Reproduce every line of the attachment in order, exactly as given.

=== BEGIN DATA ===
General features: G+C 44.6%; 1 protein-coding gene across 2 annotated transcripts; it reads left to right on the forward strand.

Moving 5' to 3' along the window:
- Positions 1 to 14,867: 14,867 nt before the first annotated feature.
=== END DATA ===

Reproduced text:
General features: G+C 44.6%; 1 protein-coding gene across 2 annotated transcripts; it reads left to right on the forward strand.

Moving 5' to 3' along the window:
- Positions 1 to 14,867: 14,867 nt before the first annotated feature.